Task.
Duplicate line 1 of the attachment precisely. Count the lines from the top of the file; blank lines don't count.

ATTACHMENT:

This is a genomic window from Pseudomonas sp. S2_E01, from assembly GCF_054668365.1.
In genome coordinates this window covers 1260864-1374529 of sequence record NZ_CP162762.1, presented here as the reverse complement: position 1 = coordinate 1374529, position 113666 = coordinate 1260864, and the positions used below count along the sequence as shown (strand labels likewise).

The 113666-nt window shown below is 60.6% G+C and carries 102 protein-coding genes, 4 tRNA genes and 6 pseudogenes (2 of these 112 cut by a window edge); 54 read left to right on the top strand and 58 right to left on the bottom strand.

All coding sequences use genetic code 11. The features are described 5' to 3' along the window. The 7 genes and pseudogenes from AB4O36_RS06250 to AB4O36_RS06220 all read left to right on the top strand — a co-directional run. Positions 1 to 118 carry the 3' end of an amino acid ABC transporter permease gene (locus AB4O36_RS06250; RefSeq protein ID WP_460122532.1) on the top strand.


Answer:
This is a genomic window from Pseudomonas sp. S2_E01, from assembly GCF_054668365.1.